“It really felt serendipitous, like what was supposed to happen was happening,” Jewell says. “I finally gave myself permission to do what I wanted to do, and the universe supported me.”

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Over the Rhine

Tuesday, June 25, 2019 | 8:30PM

Over the Rhine
Advance $30.00 / Doors $35.00 *

Over the Rhine’s 15th studio album Love & Revelation arrives in time for 2019, the duo’s 30th continuous year of writing, recording and touring together. In that time, singers / songwriters / multi-instrumentalists, Karin Bergquist and Linford Detweiler (who’ve been married for 22 years) have built a vivid, emotionally-charged body of work that has won them a deeply devoted following and critical acclaim.

Like its predecessors, Love & Revelation showcases the pair’s timeless songcraft and understated yet soulful delivery. Those qualities are prominent on such memorable new songs as “Los Lunas,” “Let You Down,” “Broken Angels” and “Making Pictures,” whose insistent melodies and striking lyrical imagery haunt the listener long after the music fades.

When you listen to Over the Rhine, the supremely talented musical couple comprised of Karin Bergquist and Linford Detweiler, you quickly fall under the spell of Karin’s timeless voice “which has the power to stop the world in its tracks” (Performing Songwriter). But then the songs start hitting you. Paste magazine writes, “Over the Rhine creates true confessional masterpieces that know neither border nor boundary” and included Bergquist and Detweiler in their list of 100 Best Living Songwriters. Rolling Stone recently wrote, Over the Rhine is a band “with no sign of fatigue, whose moment has finally arrived.” That’s quite a sentiment for a band celebrating 30 years of writing, recording, and life on the road. But as Karin Bergquist states, “There is still so much music left to be made.” Love & Revelation, the brand new album from Over the Rhine, is a record for right now. The songs have been rigorously road tested and burst at the seams with loss, lament, and resilient hope. The LA Times writes, “The Ohio based husband and wife duo has long been making soul-nourishing music, and the richness only deepens.”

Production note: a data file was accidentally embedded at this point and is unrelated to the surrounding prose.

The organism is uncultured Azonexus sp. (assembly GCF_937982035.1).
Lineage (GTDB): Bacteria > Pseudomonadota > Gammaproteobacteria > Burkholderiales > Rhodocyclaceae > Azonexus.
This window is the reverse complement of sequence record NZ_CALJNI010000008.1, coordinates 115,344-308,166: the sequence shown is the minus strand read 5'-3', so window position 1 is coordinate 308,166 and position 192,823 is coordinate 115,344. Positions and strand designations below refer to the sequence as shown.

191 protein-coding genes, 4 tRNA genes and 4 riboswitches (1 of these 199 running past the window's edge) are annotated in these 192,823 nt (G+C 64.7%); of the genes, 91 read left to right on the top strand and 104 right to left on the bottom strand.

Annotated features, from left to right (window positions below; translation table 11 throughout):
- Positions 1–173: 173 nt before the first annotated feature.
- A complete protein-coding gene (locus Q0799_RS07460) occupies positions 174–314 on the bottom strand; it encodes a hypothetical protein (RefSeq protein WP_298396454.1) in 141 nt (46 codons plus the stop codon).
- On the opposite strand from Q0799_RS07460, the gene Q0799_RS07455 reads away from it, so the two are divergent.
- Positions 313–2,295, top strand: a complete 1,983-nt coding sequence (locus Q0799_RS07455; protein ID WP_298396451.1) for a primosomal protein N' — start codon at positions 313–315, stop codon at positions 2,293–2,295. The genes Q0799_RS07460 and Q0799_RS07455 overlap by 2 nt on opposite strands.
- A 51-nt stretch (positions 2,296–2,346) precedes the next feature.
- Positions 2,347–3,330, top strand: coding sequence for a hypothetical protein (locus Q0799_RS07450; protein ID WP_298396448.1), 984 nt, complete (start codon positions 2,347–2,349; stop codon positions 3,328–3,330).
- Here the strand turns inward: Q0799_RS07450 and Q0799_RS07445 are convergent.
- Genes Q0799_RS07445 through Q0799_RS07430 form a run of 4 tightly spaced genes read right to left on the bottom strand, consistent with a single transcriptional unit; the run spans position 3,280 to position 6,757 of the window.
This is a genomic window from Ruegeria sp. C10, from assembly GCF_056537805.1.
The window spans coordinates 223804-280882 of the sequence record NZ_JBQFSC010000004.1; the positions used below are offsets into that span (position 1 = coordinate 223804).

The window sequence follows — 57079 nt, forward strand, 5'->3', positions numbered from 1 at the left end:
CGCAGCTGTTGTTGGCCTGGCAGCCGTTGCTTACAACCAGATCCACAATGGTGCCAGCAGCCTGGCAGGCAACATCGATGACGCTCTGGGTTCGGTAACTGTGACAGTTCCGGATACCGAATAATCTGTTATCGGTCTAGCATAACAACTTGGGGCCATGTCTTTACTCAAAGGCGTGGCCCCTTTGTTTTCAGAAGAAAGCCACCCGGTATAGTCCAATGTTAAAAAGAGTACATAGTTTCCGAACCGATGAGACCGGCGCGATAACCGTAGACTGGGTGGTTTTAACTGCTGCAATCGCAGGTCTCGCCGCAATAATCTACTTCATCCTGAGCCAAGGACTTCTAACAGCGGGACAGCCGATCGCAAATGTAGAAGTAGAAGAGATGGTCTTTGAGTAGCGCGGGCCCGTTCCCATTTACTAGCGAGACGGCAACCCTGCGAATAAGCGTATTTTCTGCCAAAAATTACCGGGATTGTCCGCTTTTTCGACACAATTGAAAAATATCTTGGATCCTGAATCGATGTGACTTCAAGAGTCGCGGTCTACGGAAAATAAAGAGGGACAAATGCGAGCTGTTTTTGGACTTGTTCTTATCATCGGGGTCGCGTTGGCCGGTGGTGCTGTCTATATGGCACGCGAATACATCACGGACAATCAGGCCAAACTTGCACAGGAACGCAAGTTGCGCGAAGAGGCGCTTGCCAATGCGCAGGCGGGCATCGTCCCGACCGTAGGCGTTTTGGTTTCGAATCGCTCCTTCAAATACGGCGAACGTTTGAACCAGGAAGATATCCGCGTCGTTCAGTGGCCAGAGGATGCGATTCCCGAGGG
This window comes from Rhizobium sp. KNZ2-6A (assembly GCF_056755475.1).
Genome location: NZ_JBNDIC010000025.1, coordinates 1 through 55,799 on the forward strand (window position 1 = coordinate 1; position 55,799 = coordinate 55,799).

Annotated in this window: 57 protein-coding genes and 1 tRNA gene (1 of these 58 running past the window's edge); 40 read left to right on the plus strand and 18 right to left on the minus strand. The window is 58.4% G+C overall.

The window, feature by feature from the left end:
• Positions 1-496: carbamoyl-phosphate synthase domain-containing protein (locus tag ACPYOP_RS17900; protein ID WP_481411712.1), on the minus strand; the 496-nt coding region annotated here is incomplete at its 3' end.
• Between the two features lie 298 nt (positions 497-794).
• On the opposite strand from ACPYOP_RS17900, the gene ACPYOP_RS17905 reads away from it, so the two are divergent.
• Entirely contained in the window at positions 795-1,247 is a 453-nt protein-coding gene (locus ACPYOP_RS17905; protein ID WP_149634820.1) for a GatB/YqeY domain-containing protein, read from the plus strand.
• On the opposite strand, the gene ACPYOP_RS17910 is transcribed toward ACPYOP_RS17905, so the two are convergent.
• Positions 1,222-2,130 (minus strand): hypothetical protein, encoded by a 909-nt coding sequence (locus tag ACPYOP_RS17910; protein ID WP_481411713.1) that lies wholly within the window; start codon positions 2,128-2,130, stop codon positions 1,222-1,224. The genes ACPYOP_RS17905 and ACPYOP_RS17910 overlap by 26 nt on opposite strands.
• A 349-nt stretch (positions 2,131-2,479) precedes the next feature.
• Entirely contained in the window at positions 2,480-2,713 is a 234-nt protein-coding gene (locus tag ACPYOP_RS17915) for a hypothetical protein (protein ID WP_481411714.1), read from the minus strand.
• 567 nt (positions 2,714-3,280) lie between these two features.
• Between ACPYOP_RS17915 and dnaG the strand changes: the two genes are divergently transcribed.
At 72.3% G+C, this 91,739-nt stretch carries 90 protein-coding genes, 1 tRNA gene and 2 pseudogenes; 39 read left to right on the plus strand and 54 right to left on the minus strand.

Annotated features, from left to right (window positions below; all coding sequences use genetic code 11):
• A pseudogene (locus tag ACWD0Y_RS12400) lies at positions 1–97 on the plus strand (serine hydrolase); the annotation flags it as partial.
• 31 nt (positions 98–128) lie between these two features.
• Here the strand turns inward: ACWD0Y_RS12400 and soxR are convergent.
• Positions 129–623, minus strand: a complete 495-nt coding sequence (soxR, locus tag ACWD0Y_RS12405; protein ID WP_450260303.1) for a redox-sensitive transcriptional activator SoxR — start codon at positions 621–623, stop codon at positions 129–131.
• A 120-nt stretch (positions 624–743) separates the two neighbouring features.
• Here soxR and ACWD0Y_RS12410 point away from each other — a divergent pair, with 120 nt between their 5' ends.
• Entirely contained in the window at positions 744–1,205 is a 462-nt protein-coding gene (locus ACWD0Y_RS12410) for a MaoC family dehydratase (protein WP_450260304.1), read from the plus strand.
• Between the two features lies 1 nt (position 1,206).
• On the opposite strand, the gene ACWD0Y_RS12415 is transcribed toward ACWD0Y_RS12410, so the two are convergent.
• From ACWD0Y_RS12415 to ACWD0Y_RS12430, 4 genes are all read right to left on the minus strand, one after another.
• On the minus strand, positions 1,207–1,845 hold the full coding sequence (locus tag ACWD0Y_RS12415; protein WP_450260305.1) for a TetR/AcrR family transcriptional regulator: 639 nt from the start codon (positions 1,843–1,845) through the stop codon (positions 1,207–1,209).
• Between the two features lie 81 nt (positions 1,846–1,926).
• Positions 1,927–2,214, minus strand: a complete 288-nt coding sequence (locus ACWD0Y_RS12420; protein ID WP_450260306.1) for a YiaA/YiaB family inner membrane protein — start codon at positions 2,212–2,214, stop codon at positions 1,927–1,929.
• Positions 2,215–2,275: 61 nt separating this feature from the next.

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The Wilkinsons (POSTPONED)

*** THIS SHOW HAS BEEN POSTPONED ***

*** WE WILL BE CONTACTING ALL TICKET HOLDERS UNTIL A NEW DATE CAN BE SCHEDULED – ON BEHALF OF THE ENTIRE TEAMS AT HRL AND THE WILKINSONS, WE APOLOGIZE FOR ANY INCONVENIENCE ***

The Wilkinsons
Advance $30.00 / Doors $35.00 *

The Wilkinsons is a Canadian country music trio from Trenton, Ontario. Founded in 1997, the group consists of lead singer Amanda Wilkinson, her brother Tyler Wilkinson, and their father, Steve Wilkinson. The Wilkinsons achieved success late in 1998 with the hit single “26 Cents”, a Number One on the Canadian country music charts and Top 5 hit on the U.S. Billboard Hot Country Singles & Tracks (now Hot Country Songs) charts. It was followed by “Fly (The Angel Song)”, also a No. 1 in Canada. A second album, Here and Now, produced the group’s last American top 40 hit in “Jimmy’s Got a Girlfriend”. Afterward, the trio recorded three more albums, one of which was not released, and of course a greatest hits package.

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Diyet + The Love Soldiers

Tuesday, April 2, 2019 | 8:30PM

Diyet + the Love Soldiers
Advance $20.00 / Door $25.00 *